I like your family a lot. And I remember the voting bloc notion. My father and I battled over my mother's vote prior to every election -- I usually brokered my younger sister's nod for the Dem candidate, so Mom was pretty much the last battleground, and determined whether the Peyton family would go 3-1 or 2-2. And damned if the last one to talk to her didn't get the vote every time. I miss her. Thanks for prompting the memory.

"By the way, I'm not snarking. I'm genuinely curious."

Yeah, I'm cool about that.

"And you realize you have now offered up your folks as Andecdotal Test Subjects for the duration of the election season."

Gee, you think? Hey, it helps keep the site unique and stuff. Just remember that we usually don't go into politics all that much, most of the time. :)

Ah family anecdotes,

My younger brother (lower middle class)makes me look like Harley. His wife (daughter of a union rep, registered Dem) doesn't like Bush, but is horrified by the nine. two votes for W. Her parents? Yellow dog Dems. My sister and her hubby, pre-9/11 Dems. Both voted Gore. Both will vote Bush. Brother in law's parents are college professors...I'll let you guess that one. (Actually, if Nader runs, they'd vote for him again, unless Kofi Annan is available).

My parents. Early 60's. Retired. Upper middle class. Devout Catholics. Bootstrap types. Grew up verrrry poor in Massachussets worshipping at the altar of the Kennedy's. Then became Reagan Democrats until Clinton. Now registered Republicans. Distressed by the Dems leadership, pissed at the church (I mean PISSED).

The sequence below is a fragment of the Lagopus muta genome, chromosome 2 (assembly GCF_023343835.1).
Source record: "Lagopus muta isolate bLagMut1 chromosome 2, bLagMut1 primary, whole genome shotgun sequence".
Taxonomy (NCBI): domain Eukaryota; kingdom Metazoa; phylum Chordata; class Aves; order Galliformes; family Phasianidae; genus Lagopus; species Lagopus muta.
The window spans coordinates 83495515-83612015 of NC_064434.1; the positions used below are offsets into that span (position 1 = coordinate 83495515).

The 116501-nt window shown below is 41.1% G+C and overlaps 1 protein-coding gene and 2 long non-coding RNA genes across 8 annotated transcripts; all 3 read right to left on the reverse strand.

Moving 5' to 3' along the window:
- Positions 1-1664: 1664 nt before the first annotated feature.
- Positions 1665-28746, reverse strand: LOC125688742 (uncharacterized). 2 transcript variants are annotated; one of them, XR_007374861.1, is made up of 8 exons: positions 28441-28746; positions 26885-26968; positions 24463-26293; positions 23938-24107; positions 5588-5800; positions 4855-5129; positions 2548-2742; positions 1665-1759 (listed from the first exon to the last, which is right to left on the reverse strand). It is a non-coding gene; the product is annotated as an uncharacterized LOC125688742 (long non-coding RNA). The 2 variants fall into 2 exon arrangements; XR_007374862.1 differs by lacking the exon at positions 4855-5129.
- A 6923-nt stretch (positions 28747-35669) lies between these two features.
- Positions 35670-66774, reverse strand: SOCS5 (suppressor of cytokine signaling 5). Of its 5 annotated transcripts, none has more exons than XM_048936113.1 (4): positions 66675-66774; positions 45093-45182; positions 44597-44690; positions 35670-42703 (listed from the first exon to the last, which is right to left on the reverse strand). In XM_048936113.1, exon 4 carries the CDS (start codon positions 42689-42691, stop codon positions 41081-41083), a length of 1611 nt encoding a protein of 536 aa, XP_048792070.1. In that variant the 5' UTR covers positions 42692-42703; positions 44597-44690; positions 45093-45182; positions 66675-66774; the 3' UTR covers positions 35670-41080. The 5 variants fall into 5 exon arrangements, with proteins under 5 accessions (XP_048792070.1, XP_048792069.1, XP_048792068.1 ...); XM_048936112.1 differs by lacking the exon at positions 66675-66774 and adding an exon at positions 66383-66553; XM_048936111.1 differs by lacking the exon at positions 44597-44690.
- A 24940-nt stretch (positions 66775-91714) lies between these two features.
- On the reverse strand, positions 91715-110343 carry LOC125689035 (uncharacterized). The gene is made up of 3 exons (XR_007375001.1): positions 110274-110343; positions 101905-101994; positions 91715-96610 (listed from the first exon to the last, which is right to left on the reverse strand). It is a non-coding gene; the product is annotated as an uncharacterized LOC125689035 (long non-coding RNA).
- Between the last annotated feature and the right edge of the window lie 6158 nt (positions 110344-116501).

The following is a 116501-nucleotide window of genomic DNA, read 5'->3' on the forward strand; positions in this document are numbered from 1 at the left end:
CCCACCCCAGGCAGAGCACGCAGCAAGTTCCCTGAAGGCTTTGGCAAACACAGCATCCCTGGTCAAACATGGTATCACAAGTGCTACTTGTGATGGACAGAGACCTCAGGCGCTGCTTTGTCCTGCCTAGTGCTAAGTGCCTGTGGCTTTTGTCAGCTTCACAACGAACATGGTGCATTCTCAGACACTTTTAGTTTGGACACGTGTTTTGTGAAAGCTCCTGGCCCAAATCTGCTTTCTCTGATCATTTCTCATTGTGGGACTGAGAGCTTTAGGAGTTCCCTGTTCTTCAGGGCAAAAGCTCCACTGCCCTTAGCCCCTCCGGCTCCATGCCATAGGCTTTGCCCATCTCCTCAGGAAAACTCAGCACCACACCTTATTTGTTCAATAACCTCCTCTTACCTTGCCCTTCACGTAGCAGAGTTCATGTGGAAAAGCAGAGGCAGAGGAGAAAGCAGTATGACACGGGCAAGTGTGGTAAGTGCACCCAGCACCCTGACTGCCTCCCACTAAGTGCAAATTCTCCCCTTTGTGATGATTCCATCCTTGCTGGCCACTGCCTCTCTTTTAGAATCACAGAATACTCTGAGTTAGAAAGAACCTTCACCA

Girlfriend grew up in Long Island, lifelong Republican (she has a thing for W and the flightsuit). So is her entire family.

Thanksgiving survey?

Bush trip a great thing? 8 votes

Bush is a schmuck even if he cures cancer? 4 votes

Medicare bill a good thing? 9 votes

Medicare bill stinks? 3 votes (I sided with the academics *shudder*)

"Thanks for prompting the memory."

You're welcome.

Hey, Moe, you're in crumpets territory.

"Hey, Moe, you're in crumpets territory."

Um, OK. That bad or good?

Moe, maybe my comment was just contentless - it was intended to refer to "tea and crumpets" politeness as discussed elsewhere on your (plural "your", stupid uninflected language) blog. Harley was referring to his late mother; the "you're welcome" seemed odd to me, maybe because of that, maybe not. In any case, I'll work on writing in prose until you get around to posting a communicate-in-poetry thread.

Ah. harley and I have been commenting at each other for a long time (in blog years) at Tacitus: we try not to go for each other's jugular over non-political issues. IOW, I know that he was happy to have a fond memory of his late mother and he knows that I was recognizing his thanks.

(pause)

At least, that's how I hope things stand.